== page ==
Among the many Mitzvot discussed in Parashat Re’eih is the Mitzvah of Baal Tosif, not adding to Mitzvot. The Pasuk says, “Eit Kol HaDavar Asher Anochi Metzaveh Etchem Oto Tishmeru LaAsot Lo Toseif Alav VeLo Tigera MiMenu,” “The entire matter that I command you, you shall guard it to do; you shall not add to it and you shall not subtract from it” (Devarim 13:1). Commentators struggle with the fact that this Pasuk seems like a repetition of the Pasuk in Parashat VaEtchanan, “Lo Tosifu Al HaDavar Asher Anochi Metzaveh Etchem VeLo Tigreu MiMenu,” “You shall not add to the word that I command you, nor shall you subtract from it” (Devarim 4:2). The Vilna Gaon answers that the prohibition discussed in VaEtchanan is to add a Mitzvah or subtract a Mitzvah, while the prohibition discussed in Re’eih is to actually perform Mitzvot with an added or subtracted element, such as such as wearing two pairs of Tefillin or wearing Tzitzit on only three corners.
In his Sefer Torah LaDaat, Rav Matis Blum comments that the Pasuk in Re’eih uses the word “Tishmeru,” “you shall guard.” The word “guard” in the Torah refers to a negative commandment, a Lo Taaseh. Therefore, it seems that the Pasuk in Re’eih prohibits adding and subtracting to negative commandments.
Rav Blum continues to explain how one is able to add or subtract to negative commandments. Subtraction is applicable in the case of many prohibitions of eating, where we have a minimum amount which is prohibited. One may think to subtract and claim that because he is eating less than the minimum, his action is permitted. To counter this, the Torah writes not to subtract from Mitzvot Lo Taaseh. Indeed, we have a rule that Chatzi Shiur Assur Min HaTorah, eating half the minimum amount is prohibited from the Torah.
To understand how to add to a Mitzvat Lo Taaseh, we must look at the previous Pasuk in Re’eih, which states, “Ki Gam Et Beneihem VeEt Benoteihem Yisrefu VaEish Leiloheihem,” “For even their sons and their daughters have they burned in the fire for their gods” (12:31). This refers to the service of the deity Molech, which included burning one’s children. We learn that this is prohibited from the Pasuk, “UMiZaracha Lo Titein LeHaavir LaMolech,” “And you shall not give from your children to pass through the fire for Molech” (VaYikra 18:21). Because this Pasuk uses the word “MiZaracha,” “from your children,” and not the word “Zaracha,” “your children,” we learn that the prohibition mainly applies only to giving some but not all of one’s children. One may think that adding to the prohibition and giving all of one’s children to Molech is permitted. However, this is prohibited as it is adding to a Lo Taaseh.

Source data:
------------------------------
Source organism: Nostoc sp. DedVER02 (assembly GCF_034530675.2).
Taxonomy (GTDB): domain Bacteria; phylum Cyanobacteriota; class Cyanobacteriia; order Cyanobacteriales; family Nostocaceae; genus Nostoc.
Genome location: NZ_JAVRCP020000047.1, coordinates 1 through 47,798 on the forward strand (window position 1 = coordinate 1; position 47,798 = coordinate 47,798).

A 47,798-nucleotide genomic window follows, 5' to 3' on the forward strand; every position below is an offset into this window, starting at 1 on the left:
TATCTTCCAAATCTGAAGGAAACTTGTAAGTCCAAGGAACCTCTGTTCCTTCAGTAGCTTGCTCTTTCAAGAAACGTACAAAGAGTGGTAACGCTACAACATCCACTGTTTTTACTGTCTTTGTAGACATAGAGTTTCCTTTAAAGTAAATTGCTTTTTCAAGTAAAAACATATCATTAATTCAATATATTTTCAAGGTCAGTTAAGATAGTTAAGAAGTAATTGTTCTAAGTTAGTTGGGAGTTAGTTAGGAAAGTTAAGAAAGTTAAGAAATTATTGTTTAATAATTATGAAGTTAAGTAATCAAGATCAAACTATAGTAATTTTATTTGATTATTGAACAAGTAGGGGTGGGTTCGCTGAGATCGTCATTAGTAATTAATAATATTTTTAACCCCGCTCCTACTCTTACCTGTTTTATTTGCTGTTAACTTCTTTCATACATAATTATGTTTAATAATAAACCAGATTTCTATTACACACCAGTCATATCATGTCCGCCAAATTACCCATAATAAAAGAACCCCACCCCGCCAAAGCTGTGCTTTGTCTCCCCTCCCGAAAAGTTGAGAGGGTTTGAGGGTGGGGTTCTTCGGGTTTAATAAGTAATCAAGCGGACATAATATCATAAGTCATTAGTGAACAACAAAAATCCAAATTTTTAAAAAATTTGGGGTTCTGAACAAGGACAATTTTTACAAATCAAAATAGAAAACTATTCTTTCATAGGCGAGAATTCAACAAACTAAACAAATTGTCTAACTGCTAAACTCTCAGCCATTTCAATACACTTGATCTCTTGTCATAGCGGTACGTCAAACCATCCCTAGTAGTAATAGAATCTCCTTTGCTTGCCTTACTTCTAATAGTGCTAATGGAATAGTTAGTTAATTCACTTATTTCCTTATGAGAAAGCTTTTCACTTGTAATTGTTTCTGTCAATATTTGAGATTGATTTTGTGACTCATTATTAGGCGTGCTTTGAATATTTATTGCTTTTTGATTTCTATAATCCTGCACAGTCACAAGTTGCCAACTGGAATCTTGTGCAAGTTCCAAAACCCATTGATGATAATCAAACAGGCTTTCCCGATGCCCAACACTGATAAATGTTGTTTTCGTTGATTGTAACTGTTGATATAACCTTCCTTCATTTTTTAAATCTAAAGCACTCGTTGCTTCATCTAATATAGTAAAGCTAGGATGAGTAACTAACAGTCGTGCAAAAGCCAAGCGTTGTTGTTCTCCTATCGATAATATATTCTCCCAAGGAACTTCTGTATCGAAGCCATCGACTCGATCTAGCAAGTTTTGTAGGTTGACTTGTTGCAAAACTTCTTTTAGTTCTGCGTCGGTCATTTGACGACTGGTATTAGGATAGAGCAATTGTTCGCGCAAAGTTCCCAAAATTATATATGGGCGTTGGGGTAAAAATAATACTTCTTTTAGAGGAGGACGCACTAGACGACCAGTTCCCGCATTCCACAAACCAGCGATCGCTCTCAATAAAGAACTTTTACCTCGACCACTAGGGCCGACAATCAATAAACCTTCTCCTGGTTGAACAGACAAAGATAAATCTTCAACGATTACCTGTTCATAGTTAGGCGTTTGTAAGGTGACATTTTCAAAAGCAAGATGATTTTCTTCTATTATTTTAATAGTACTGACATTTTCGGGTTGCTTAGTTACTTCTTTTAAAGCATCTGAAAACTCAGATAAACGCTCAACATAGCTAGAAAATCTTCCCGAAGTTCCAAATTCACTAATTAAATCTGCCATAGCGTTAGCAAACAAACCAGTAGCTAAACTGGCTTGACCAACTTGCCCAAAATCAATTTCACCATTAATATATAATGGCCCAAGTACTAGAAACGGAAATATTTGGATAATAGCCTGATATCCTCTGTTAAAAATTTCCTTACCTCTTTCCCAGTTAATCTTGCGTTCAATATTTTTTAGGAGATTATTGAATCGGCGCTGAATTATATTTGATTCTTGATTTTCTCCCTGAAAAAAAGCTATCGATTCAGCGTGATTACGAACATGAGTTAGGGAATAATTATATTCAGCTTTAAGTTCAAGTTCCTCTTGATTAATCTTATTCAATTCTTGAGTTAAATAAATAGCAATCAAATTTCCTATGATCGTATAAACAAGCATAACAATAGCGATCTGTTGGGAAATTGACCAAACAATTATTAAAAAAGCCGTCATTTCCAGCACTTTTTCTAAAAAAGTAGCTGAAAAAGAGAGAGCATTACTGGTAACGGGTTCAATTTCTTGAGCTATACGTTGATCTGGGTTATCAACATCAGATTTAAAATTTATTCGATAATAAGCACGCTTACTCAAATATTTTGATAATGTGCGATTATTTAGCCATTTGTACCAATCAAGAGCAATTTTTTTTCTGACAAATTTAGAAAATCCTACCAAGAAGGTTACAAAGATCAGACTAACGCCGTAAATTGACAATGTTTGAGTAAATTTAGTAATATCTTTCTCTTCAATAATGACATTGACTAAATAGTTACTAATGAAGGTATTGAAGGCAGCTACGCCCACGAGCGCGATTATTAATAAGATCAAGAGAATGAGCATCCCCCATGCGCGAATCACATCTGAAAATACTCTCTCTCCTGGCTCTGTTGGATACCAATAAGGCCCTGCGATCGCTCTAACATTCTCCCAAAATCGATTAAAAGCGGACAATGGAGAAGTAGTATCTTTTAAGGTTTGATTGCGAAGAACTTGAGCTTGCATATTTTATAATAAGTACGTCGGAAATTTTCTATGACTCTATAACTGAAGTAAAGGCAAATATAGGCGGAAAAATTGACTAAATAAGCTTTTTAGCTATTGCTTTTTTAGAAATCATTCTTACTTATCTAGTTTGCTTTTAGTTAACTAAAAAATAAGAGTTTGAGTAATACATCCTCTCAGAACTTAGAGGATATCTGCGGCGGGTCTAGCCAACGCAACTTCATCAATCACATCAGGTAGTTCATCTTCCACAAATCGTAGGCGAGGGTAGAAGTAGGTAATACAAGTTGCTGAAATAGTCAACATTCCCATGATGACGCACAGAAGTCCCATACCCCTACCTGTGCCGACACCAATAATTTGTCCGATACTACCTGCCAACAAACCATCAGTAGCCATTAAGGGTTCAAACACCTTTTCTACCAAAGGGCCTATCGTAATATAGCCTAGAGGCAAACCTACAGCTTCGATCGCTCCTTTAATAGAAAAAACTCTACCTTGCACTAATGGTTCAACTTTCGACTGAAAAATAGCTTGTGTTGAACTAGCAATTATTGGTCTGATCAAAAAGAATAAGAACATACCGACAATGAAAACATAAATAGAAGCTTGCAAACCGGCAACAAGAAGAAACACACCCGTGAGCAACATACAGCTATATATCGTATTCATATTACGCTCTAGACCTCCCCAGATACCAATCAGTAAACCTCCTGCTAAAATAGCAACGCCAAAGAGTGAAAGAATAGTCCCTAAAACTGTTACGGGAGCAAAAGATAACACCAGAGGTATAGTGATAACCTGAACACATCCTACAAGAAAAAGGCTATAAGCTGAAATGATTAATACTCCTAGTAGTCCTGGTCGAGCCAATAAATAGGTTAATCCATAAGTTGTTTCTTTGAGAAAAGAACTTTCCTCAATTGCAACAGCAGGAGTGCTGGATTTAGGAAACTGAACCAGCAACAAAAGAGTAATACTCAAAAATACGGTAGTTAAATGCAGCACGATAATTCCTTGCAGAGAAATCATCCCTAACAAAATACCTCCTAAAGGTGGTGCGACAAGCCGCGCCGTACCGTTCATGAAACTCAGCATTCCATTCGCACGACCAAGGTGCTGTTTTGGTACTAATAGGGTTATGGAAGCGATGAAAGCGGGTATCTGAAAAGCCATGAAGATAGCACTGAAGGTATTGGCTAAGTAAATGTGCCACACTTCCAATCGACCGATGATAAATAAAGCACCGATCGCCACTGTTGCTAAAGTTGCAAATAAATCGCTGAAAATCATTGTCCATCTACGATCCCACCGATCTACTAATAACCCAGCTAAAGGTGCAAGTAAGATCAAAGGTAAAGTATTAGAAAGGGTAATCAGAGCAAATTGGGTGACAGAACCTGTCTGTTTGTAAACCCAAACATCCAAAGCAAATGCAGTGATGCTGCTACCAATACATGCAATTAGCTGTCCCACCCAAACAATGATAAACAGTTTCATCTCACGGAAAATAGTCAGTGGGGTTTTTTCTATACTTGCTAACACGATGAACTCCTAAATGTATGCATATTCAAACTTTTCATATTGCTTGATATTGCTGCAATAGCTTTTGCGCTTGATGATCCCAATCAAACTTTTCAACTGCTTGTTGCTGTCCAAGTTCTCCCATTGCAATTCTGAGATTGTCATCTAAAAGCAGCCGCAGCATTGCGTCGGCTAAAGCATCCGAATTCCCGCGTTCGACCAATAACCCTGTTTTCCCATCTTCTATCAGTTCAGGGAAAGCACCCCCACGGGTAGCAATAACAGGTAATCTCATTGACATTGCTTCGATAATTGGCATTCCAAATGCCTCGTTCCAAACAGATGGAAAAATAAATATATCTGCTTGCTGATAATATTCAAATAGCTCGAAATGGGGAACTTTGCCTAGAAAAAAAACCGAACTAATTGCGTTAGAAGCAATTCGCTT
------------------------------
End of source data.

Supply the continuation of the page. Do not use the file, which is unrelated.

The lesson we learn from Baal Tosif is now clear. If one adheres strictly to the letter of law, he has perhaps not accomplished what the Torah wished him to. Instead, one must remember that adding to and subtracting from a prohibition is still prohibited. It is necessary to go Lifnim MiShurat HaDin, beyond the letter of the law, to fulfill the entire Torah.